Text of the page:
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10.5: How to set NSUmask in Leopard
Authored by: ikioi on Dec 22, '07 06:42:43PM

"On the Mac, the default group for new files in a directory is equal to the group of the directory -- not the group of the user. I guess Linux goofed on this -- this is a long standing Unix tradition."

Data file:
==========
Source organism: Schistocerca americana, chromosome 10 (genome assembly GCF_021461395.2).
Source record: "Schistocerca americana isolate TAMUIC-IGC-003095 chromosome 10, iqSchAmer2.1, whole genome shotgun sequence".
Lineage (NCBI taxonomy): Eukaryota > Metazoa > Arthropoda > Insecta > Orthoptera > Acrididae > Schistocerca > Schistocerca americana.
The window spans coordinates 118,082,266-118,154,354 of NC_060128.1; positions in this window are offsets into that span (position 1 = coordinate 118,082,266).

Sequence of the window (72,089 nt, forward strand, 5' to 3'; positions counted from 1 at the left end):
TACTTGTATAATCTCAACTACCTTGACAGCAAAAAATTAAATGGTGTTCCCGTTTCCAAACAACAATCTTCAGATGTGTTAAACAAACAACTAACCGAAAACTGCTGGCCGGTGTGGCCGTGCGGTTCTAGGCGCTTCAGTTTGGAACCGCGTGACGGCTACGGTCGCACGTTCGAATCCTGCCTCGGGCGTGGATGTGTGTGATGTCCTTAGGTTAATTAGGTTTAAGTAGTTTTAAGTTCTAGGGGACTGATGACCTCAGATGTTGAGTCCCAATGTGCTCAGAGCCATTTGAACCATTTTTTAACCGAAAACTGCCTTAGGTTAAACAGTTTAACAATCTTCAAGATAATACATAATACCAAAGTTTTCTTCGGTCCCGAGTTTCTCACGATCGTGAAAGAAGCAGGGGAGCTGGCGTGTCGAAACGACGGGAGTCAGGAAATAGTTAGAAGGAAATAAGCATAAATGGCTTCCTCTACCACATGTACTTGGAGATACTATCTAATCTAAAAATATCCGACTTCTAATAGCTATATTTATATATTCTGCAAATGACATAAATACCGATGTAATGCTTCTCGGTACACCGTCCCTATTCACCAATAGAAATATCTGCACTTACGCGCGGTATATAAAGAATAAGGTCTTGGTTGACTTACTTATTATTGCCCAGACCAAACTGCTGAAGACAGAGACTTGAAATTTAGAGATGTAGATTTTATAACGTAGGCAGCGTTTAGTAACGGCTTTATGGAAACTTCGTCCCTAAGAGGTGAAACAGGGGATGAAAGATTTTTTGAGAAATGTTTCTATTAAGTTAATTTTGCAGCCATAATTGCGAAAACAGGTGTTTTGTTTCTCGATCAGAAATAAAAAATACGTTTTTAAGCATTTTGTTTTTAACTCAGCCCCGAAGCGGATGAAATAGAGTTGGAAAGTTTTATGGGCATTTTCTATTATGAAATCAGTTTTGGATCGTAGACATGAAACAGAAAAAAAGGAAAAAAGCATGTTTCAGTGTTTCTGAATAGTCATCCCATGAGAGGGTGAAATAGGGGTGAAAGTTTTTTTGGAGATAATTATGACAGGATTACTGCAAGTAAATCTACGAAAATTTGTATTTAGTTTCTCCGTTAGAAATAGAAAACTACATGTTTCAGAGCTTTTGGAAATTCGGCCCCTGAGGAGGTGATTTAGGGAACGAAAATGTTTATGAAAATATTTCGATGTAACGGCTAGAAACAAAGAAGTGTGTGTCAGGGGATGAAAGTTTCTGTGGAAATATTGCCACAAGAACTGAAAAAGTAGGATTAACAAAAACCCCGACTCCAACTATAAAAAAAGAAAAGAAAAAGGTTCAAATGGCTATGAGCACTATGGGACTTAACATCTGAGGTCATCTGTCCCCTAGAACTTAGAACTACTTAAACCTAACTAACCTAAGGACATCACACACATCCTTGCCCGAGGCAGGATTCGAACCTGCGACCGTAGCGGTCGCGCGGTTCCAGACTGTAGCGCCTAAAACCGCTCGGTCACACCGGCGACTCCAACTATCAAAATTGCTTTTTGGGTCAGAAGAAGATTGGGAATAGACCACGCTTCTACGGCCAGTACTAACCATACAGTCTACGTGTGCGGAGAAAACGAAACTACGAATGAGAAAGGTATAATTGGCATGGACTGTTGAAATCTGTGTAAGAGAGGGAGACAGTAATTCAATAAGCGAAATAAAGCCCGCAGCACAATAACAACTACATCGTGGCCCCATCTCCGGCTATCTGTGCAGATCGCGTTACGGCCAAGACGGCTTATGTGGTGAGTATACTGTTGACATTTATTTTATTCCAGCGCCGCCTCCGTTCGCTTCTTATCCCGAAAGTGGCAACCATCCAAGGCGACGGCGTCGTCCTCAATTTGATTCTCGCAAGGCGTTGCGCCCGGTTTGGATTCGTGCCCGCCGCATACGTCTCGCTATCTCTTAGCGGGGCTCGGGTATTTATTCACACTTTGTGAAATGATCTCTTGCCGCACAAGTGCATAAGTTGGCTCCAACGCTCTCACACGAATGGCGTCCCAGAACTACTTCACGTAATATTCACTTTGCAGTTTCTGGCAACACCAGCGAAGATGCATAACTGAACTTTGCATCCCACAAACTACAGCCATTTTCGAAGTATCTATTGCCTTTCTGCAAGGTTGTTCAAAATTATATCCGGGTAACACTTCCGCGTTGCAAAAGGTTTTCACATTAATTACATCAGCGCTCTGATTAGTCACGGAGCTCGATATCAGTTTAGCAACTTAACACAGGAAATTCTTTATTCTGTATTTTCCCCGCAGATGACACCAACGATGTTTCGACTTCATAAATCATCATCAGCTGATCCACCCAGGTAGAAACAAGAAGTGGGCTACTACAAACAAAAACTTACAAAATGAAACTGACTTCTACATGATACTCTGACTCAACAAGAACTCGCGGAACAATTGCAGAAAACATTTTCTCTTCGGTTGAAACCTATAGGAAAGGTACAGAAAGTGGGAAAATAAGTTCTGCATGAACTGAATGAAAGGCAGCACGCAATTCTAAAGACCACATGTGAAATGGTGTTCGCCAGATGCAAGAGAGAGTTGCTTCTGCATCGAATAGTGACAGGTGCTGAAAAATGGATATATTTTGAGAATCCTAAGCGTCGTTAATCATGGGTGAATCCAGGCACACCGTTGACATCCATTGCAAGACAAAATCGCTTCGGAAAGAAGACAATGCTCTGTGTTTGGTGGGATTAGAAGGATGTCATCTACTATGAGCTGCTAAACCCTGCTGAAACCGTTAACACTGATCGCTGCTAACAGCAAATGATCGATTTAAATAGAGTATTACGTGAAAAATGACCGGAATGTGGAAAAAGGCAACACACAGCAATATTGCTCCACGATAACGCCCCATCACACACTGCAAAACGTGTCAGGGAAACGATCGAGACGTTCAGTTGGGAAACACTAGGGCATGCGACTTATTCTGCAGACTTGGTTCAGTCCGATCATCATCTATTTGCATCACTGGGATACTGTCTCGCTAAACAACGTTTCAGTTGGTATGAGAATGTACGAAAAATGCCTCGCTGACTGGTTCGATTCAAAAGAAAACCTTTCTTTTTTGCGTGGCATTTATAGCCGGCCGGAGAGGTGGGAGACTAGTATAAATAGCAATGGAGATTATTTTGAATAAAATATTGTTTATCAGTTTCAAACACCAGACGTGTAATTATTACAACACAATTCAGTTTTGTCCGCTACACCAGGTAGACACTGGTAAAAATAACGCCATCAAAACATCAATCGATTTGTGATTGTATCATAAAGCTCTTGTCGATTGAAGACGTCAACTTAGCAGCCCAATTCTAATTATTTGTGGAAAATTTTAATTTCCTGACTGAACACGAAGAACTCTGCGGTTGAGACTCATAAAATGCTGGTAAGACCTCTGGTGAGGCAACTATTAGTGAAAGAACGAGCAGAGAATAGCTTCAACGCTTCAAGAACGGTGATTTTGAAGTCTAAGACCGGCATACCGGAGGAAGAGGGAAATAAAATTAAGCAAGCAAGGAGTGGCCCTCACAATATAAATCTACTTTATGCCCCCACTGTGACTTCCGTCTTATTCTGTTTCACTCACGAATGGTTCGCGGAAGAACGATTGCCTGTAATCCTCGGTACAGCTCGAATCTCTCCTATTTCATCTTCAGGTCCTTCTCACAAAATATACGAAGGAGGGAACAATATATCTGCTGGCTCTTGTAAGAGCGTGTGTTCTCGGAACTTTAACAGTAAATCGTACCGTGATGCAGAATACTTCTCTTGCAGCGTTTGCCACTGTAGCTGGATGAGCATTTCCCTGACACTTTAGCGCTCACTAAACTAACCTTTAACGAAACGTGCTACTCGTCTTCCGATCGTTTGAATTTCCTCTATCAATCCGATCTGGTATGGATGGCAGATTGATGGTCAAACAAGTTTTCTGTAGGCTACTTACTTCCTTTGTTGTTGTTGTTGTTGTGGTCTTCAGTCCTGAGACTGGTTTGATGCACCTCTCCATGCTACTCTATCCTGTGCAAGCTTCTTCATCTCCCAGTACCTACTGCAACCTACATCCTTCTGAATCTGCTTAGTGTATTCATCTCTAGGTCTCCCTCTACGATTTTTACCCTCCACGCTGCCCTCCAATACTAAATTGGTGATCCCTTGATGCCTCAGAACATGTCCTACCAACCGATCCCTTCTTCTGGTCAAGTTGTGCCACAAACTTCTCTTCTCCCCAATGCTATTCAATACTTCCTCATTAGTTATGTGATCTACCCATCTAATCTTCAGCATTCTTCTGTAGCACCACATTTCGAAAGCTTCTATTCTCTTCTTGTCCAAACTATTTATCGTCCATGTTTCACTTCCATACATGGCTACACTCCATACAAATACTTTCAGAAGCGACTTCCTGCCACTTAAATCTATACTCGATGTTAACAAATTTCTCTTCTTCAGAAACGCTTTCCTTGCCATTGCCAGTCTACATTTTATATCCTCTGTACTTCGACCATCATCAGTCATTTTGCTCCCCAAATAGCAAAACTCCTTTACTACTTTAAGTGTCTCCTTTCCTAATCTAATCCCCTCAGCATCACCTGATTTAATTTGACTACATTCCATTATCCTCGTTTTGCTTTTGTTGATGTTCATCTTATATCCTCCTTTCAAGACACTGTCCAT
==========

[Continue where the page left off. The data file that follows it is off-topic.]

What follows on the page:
This peculiar behavior does seem to occur in Mac OS X 10.5, but I've never seen Solaris, AIX, HP-UX, or BSD do this without gid bit set on a directory, and I've worked with AIX and HP-UX for a while and Solaris and BSD for years and years. I don't think the Linux behavior is a "goof" at all. I think the way Linux acts is utterly standard behavior (the same as all Unices other than Mac OS X), and Mac OS X's behavior is the odd one. There are other non-Unixy things that Mac OS X does with the filesystem. For instance, some files on the HFS+ filesystem might not have a gid at all stored on disk (because HFS+ is inherited from Mac OS 9). When OS X has to present those files to users, it has to make up a gid for them on the fly. So, some files on HFS+ under Mac OS X actually have a different GID depending on which user is accessing the file. Odd behavior in HFS+ was necessary to allow Unix and Mac OS 9 to coexist. Another bizarrness of HFS+ under Mac OS X (10.5 only) is that it allows hard links to directories. They cannot be created using the ln command, but they are allowed on disk. This is an optimization that drastically improves the speed of Time Machine backups and backup thinning.




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